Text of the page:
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ex-prĭmo, pressi, pressum, 3, v. a. [premo], to press or squeeze out, to force out (class.).

I. Lit.: oleum ex malobathro, Plin. 12, 26, 59, 129: sucum expresso semini, id. 20, 1, 2, 3: sucum flore, id. 21, 19, 74, 127: sucum radici, id. 27, 13, 109, 136; cf.: vinum palmis, oleum sesamae (dat.), id. 6, 28, 32, 161: oleum amygdalis, id. 13, 1, 2, 8: sudorem de corpore, Lucr. 5, 487: lacrimulam oculos terendo, Ter. Eun. 1, 1, 23: si nubium conflictu ardor expressus se emiserit, id esse fulmen, Cic. Div. 2, 19, 44: liquorem per densa foramina (cribri), Ov. M. 12, 438; cf.: aquam in altum, Plin. 31, 3, 23, 39: aquam in altitudinem, Vitr. 8, 7: quantum has (turres) quotidianus agger expresserat, had carried up, raised, Caes. B. G. 7, 22, 4 Oud.: pecuniam alicui, Suet. Oth. 5; id. Vesp. 4.—

B. Transf.

1. With an object denoting that out of which something is pressed or squeezed, to press, squeeze, wring: spongiam ex oleo vel aceto, Cels. 5, 24 med.: lanam ex vino vel aceto, Plin. 29, 2, 9, 31; cf.: Venus madidas exprimit imbre comas, Ov. A. A. 3, 224: spongiae expressae inter duas tabulas, Plin. 31, 11, 47, 128: oleam, id. 12, 27, 60, 130: folia rosae, id. 21, 18, 73, 122: tuberculum, id. 11, 11, 12, 29.—

2. To form by pressure, to represent, form, model, portray, express (mostly poet. and in postAug. prose; freq. in the elder Pliny): (faber) et ungues exprimet et molles imitabitur aere capillos, Hor. A. P. 33; cf.: alicujus furorem ... verecundiae ruborem, Plin. 34, 14, 40, 140: expressa in cera ex anulo imago, Plaut. Ps. 1, 1, 54: imaginem hominis gypso e facie ipsa, Plin. 35, 12, 44, 153; cf.: effigiem de signis, id. ib.: optime Herculem Delphis et Alexandrum, etc., id. 34, 8, 19, 66 et saep.: vestis stricta et singulos artus exprimens, exhibiting, showing, Tac. G. 17: pulcher aspectu sit athleta, cujus lacertos exercitatio expressit, has well developed, made muscular, Quint. 8, 3, 10.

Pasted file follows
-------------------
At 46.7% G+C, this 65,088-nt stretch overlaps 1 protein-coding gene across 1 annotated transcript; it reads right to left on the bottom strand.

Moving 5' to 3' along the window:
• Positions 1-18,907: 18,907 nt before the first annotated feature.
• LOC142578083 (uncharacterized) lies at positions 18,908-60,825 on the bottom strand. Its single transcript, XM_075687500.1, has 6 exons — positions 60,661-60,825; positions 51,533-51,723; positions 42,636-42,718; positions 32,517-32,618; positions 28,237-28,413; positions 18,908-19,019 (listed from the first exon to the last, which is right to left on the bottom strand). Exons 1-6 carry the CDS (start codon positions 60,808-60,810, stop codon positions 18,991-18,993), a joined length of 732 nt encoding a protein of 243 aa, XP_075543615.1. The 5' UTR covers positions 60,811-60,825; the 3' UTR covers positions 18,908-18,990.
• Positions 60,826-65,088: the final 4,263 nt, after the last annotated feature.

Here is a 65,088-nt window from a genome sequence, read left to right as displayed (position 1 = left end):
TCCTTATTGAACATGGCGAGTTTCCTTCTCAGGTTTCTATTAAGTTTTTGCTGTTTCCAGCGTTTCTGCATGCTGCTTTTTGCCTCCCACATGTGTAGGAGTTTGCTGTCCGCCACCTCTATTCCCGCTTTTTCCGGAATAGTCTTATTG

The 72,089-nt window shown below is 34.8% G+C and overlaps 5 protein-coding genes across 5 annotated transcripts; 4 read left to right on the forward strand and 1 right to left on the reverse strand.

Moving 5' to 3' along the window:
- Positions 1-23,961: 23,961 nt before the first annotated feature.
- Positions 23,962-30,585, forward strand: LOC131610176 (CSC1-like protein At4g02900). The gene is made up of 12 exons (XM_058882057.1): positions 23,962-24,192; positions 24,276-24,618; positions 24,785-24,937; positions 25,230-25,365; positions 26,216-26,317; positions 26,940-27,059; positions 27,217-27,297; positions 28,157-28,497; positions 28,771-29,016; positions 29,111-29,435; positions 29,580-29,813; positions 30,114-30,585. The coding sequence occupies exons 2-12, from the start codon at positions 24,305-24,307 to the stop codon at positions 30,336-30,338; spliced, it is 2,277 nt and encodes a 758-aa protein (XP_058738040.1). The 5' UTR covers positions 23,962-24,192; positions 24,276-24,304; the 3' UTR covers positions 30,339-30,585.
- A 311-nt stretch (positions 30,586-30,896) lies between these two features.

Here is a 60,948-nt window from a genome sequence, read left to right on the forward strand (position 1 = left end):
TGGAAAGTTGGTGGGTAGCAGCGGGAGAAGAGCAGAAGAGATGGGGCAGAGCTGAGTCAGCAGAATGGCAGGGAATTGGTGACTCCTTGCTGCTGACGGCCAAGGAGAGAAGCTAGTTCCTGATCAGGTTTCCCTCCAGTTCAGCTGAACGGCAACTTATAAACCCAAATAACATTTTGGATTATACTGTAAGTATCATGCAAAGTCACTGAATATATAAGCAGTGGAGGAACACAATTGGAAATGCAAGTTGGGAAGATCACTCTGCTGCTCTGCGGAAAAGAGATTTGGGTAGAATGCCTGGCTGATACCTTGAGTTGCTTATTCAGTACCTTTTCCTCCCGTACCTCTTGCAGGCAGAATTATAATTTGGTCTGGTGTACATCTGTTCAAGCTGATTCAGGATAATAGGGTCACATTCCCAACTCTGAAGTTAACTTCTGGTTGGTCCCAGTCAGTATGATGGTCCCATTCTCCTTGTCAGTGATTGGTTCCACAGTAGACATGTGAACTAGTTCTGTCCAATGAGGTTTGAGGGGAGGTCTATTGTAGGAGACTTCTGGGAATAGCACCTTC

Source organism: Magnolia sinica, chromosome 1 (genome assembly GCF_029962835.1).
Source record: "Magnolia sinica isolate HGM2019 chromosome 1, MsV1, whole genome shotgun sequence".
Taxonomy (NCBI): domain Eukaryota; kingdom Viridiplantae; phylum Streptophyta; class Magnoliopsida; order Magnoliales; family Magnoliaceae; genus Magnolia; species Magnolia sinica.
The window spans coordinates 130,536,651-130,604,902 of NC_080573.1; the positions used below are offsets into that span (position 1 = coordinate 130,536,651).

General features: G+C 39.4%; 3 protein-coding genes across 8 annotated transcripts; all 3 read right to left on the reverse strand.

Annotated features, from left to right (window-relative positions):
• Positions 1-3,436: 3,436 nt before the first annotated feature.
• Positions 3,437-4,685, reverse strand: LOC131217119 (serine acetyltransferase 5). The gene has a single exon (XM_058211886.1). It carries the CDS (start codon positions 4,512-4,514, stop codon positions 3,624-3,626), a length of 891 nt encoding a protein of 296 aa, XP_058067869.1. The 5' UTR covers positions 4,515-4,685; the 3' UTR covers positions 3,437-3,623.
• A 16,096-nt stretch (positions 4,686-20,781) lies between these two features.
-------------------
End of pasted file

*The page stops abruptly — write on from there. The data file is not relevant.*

II. Trop.

A. To squeeze or wring out, to extort, wrest, elicit: lex, quam ex natura ipsa arripuimus, hausimus, expressimus, qs. pressed out, Cic. Mil. 4, 10: utilitas expressit nomina rerum, has imposed, Lucr. 5, 1029: cf.: cum ab iis saepius quaereret, neque ullam omnino vocem exprimere posset, Caes. B. G. 1, 32, 3: expressa est Romanis necessitas obsides dandi, Liv. 2, 13, 4: confessionem concessi maris hosti, id. 37, 31, 5: confessionem cruciatu, Suet. Galb. 10: deditionem ultimā necessitate, Liv. 8, 2, 6: pecunia vi expressa et coacta, Cic. Verr. 2, 2, 69, 165: tu si tuis blanditiis a Sicyoniis nummulorum aliquid expresseris, Cic. Att. 1, 19, 9: risum magis quam gemitum, Plin. Ep. 4, 7, 7 et saep.—With ut: expressi, ut conficere se tabulas negaret, have constrained, Cic. Verr. 2, 3, 47, 112: expressit, ut polliceretur, Curt. 6, 7. —